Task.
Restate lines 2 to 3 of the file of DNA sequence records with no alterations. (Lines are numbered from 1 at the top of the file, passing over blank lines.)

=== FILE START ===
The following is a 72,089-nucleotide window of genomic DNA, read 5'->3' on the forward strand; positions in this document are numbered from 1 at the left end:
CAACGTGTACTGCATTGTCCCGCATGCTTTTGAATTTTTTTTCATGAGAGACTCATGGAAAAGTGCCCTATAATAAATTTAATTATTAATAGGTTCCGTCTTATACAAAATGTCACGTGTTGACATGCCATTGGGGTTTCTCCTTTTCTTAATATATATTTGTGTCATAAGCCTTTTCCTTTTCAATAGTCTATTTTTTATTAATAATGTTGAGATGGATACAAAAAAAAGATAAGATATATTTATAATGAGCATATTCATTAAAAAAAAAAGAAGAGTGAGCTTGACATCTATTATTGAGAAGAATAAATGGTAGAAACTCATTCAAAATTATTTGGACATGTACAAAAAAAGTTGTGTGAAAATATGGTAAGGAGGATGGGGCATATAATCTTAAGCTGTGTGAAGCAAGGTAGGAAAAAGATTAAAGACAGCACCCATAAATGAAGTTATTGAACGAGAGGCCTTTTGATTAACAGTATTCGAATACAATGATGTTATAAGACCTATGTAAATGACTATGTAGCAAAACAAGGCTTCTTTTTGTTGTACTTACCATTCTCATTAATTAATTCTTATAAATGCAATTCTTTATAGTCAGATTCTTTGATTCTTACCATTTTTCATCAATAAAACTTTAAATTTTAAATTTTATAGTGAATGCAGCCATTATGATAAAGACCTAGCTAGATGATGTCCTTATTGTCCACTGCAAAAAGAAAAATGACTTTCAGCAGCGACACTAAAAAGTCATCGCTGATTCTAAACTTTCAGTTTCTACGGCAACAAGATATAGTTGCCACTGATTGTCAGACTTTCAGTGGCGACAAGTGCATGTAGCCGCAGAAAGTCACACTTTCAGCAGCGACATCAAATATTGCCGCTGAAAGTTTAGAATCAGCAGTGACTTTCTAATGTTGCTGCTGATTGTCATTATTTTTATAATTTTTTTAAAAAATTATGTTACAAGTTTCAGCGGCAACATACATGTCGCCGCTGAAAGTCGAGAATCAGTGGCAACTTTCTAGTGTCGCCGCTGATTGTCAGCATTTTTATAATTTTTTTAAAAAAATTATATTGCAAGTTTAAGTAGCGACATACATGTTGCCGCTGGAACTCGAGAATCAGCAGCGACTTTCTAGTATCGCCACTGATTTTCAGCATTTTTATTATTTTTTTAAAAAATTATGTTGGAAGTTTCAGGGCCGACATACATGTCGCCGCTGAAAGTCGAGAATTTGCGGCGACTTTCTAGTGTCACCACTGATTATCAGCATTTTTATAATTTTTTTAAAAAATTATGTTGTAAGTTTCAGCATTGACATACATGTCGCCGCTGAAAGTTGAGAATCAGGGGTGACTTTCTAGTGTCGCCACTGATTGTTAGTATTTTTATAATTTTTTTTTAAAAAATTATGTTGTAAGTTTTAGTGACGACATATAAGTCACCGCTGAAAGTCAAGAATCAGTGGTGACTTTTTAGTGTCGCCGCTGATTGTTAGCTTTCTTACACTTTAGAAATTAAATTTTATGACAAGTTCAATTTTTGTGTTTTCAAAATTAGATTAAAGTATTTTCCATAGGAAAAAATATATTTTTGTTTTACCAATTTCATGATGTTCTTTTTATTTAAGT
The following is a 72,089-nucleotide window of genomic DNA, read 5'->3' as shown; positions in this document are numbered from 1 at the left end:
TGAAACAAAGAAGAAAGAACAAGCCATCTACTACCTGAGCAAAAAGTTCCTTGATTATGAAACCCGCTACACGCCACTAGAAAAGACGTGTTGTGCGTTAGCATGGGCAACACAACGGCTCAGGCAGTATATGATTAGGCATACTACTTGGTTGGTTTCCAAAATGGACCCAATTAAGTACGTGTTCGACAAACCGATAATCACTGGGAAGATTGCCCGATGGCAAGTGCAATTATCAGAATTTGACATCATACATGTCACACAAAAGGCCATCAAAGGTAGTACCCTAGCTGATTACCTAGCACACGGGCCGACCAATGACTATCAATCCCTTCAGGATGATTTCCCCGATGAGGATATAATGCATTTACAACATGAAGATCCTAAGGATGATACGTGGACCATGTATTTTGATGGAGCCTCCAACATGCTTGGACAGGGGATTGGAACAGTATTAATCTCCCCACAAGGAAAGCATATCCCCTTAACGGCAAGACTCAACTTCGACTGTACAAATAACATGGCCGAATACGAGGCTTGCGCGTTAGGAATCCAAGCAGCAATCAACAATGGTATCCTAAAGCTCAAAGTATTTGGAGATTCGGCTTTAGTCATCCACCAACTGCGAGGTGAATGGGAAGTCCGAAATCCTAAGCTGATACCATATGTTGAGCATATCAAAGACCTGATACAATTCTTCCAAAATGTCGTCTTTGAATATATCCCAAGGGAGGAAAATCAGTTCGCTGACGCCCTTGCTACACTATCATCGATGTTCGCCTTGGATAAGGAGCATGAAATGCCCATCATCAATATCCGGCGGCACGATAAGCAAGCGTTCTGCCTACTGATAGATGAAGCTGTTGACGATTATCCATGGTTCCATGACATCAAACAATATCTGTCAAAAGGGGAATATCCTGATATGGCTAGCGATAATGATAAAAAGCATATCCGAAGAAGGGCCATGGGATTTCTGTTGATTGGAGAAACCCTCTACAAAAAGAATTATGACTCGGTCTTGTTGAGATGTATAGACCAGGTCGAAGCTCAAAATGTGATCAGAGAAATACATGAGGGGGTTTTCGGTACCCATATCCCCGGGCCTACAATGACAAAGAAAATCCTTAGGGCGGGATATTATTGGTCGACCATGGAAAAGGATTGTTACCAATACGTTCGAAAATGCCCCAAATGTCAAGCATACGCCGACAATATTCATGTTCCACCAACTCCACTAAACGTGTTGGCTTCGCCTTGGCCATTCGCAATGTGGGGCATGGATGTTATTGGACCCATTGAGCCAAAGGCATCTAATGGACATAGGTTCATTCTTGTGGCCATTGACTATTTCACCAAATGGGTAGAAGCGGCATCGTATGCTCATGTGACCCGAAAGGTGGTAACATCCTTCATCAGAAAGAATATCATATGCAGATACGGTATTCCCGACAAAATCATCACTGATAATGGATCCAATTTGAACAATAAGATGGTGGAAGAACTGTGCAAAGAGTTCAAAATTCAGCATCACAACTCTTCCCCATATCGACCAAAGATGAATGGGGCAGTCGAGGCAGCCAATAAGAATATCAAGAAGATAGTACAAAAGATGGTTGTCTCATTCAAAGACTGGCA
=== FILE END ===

CAACGTGTACTGCATTGTCCCGCATGCTTTTGAATTTTTTTTCATGAGAGACTCATGGAAAAGTGCCCTATAATAAATTTAATTATTAATAGGTTCCGTCTTATACAAAATGTCACGTGTTGACATGCCATTGGGGTTTCTCCTTTTCTTAATATATATTTGTGTCATAAGCCTTTTCCTTTTCAATAGTCTATTTTTTATTAATAATGTTGAGATGGATACAAAAAAAAGATAAGATATATTTATAATGAGCATATTCATTAAAAAAAAAAGAAGAGTGAGCTTGACATCTATTATTGAGAAGAATAAATGGTAGAAACTCATTCAAAATTATTTGGACATGTACAAAAAAAGTTGTGTGAAAATATGGTAAGGAGGATGGGGCATATAATCTTAAGCTGTGTGAAGCAAGGTAGGAAAAAGATTAAAGACAGCACCCATAAATGAAGTTATTGAACGAGAGGCCTTTTGATTAACAGTATTCGAATACAATGATGTTATAAGACCTATGTAAATGACTATGTAGCAAAACAAGGCTTCTTTTTGTTGTACTTACCATTCTCATTAATTAATTCTTATAAATGCAATTCTTTATAGTCAGATTCTTTGATTCTTACCATTTTTCATCAATAAAACTTTAAATTTTAAATTTTATAGTGAATGCAGCCATTATGATAAAGACCTAGCTAGATGATGTCCTTATTGTCCACTGCAAAAAGAAAAATGACTTTCAGCAGCGACACTAAAAAGTCATCGCTGATTCTAAACTTTCAGTTTCTACGGCAACAAGATATAGTTGCCACTGATTGTCAGACTTTCAGTGGCGACAAGTGCATGTAGCCGCAGAAAGTCACACTTTCAGCAGCGACATCAAATATTGCCGCTGAAAGTTTAGAATCAGCAGTGACTTTCTAATGTTGCTGCTGATTGTCATTATTTTTATAATTTTTTTAAAAAATTATGTTACAAGTTTCAGCGGCAACATACATGTCGCCGCTGAAAGTCGAGAATCAGTGGCAACTTTCTAGTGTCGCCGCTGATTGTCAGCATTTTTATAATTTTTTTAAAAAAATTATATTGCAAGTTTAAGTAGCGACATACATGTTGCCGCTGGAACTCGAGAATCAGCAGCGACTTTCTAGTATCGCCACTGATTTTCAGCATTTTTATTATTTTTTTAAAAAATTATGTTGGAAGTTTCAGGGCCGACATACATGTCGCCGCTGAAAGTCGAGAATTTGCGGCGACTTTCTAGTGTCACCACTGATTATCAGCATTTTTATAATTTTTTTAAAAAATTATGTTGTAAGTTTCAGCATTGACATACATGTCGCCGCTGAAAGTTGAGAATCAGGGGTGACTTTCTAGTGTCGCCACTGATTGTTAGTATTTTTATAATTTTTTTTTAAAAAATTATGTTGTAAGTTTTAGTGACGACATATAAGTCACCGCTGAAAGTCAAGAATCAGTGGTGACTTTTTAGTGTCGCCGCTGATTGTTAGCTTTCTTACACTTTAGAAATTAAATTTTATGACAAGTTCAATTTTTGTGTTTTCAAAATTAGATTAAAGTATTTTCCATAGGAAAAAATATATTTTTGTTTTACCAATTTCATGATGTTCTTTTTATTTAAGT
The following is a 72,089-nucleotide window of genomic DNA, read 5'->3' as shown; positions in this document are numbered from 1 at the left end: